Tito Ambyo – Fact Checking Your Mother

Assessment, Examples of practice, Featured, Global, Industry and experience, Strategic alignment, Student as producer, Video learning Leave a Comment

Tito Ambyo teaches Journalism Technologies for the Bachelor of Communication (Journalism) program at RMIT University, and in this recording he explains the second project in the course, Fact Check Your Mother. In the project people are required to produce a multi media web page, telling a story from their family history (this year on the topic of migration), demonstrating fact checking skills, and presenting the story in an engaging way. The pages are loaded to Github by the authors, for Tito to then feature in the website archive of the projects: http://www.onlinejournalism.academy/factcheckyourmother

It’s an impressive collection of works from second year journalism students, and our recorded conversation goes on to discuss the various aspects of the project and the course, as well as question the future of journalism as a profession. Tito cited The Voice of San Diego as a potential model.
Listen to the audio recorded discussion here:

  • 0:13 What is Fact Check Your Mum? Family stories with a migration theme, produced in a  HTML5 and CSS webpage. Idea being to publish, to an audience, a story that has been fact checked, and be an experience that helps to develop empathy. Exceptional works are featured on http://www.onlinejournalism.academy/factcheckyourmother
  • 5:00 How is fact checking done. Gordon Farrer tutors in fact checking using various games-based learning methods such as challenges to locate Gordon based on his postings, looking at image meta data and the like.
  • 7:45 Students are appreciating the project and are connecting with other through it. Digital Learning links this work to a category of teaching practice called Student as Producer.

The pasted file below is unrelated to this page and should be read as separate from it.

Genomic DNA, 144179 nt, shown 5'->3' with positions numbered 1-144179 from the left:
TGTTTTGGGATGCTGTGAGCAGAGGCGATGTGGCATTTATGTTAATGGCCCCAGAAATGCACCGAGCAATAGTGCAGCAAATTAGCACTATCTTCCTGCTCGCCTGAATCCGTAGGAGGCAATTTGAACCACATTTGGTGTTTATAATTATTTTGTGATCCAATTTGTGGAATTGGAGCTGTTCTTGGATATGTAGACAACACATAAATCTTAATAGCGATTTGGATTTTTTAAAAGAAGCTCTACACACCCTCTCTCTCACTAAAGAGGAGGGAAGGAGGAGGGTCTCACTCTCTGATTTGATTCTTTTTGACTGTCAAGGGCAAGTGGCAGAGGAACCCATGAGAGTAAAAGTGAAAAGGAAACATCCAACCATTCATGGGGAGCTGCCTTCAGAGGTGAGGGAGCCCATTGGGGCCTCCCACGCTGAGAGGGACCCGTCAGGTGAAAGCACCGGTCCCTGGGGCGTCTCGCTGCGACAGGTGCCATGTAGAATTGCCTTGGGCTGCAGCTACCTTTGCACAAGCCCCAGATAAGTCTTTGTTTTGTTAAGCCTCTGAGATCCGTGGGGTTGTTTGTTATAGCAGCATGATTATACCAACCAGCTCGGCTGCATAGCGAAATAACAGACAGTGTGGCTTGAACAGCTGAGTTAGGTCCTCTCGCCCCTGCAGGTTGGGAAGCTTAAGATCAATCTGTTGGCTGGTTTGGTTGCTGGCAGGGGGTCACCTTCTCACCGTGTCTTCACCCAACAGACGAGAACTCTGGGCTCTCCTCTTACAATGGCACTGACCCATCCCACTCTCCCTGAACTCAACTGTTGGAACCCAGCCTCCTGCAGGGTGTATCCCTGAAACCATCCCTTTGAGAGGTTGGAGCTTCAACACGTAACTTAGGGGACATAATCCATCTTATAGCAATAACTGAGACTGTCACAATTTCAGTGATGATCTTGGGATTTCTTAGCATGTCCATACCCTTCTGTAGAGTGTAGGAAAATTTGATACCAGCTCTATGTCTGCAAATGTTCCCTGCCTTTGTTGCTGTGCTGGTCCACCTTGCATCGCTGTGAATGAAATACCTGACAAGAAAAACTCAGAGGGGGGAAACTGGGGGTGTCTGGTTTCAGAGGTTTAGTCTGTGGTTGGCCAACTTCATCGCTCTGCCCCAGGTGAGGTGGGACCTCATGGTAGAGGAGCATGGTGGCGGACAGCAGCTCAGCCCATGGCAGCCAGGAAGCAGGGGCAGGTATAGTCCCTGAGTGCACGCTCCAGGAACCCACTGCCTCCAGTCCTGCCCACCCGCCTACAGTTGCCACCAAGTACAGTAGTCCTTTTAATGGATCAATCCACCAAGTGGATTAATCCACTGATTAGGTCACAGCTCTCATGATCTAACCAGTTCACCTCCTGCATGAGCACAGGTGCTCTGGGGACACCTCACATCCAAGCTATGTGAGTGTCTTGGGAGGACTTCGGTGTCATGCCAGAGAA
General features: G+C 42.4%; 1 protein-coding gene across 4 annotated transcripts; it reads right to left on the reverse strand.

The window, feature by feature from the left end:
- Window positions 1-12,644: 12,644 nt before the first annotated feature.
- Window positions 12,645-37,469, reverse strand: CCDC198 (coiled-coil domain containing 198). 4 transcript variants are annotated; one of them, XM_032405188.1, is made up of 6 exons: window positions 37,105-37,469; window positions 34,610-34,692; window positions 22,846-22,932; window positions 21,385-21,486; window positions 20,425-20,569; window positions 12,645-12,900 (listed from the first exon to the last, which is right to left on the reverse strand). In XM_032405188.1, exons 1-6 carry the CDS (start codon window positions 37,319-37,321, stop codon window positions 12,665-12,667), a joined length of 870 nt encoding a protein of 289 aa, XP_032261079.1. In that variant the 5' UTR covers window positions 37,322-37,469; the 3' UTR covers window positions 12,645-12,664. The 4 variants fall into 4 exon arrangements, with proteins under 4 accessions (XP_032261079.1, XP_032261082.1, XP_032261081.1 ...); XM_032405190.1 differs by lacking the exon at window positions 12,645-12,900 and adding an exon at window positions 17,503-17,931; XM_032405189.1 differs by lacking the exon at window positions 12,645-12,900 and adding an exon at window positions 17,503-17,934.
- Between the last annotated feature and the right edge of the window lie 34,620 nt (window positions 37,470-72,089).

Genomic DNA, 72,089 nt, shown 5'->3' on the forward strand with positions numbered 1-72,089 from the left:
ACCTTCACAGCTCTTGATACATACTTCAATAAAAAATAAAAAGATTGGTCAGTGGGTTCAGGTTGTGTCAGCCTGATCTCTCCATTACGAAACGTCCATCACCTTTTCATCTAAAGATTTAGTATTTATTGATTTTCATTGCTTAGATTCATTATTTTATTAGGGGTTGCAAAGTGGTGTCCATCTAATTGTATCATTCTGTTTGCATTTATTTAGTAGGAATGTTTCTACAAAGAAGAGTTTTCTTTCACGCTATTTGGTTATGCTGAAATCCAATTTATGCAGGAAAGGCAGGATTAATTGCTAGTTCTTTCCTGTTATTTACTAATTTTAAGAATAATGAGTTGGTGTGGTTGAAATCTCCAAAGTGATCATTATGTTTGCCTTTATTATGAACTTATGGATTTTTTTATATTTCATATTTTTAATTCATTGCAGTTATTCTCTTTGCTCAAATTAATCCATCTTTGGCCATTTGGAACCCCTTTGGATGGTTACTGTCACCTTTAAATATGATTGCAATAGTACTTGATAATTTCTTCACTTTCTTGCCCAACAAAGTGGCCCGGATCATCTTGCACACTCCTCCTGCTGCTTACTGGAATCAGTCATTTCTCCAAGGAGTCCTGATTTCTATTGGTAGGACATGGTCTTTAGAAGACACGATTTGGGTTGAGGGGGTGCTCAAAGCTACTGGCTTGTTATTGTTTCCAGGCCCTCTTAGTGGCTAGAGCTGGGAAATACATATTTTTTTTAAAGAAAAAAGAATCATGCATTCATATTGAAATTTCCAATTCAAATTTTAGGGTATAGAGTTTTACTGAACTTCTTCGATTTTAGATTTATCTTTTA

• 8:50 Technicalities: students code web pages using Bootstrap and upload to Github pages. Tito features links to those works on the Fact Check You Mother website.
  • 10:05 Why learn code?
  • 11:40 Teaching methods: Video lectures to Youtube with resources linked on Google Drive. Followup done in tutorials. NB. Students who most need to study the videos tend to leave i too late. More needs to be done to get them practising sooner.
  • 13:00 Fact Check Your Mum is the second of three assessments in the course. The first being a data journalism excercise in week four. Fact Check Mum is due in week 10, and a group collaborative journalism project (still on the theme of migration) is due in week 12.
  • 16:10 Is anything extra emerging from the project? Slack is used for internal supervised discussion, and some of the students break off into Facebook and other venues for unsupervised less formal discussion. Some students have created Instagram, Twitter and Facebook Pages for their projects. Example projects included Cinema and Migration, where migrants have established niche cinemas around Melbourne.
  • 18:55 Students are asked to keep a blog for their studies, with one activity being to review a well known annual report, Nieman Lab predictions on Journalism and the students are encouraged to forward their responses to the author through Twitter, to encourage connection and network forming.
  • 19:55 What’s the future for journalism? Voice of San Diego is an interesting model, where subscribers can suggest the news focus. Fact Checking, such as ABC’s Fact Check are good services worth promoting. “Fake News” and the general loss of respect for professional journalism is a problem.
  • 27:15 Optimism for the future, going by what is seen in the RMIT graduates. More graduate work can be found at TheCityJournal.net

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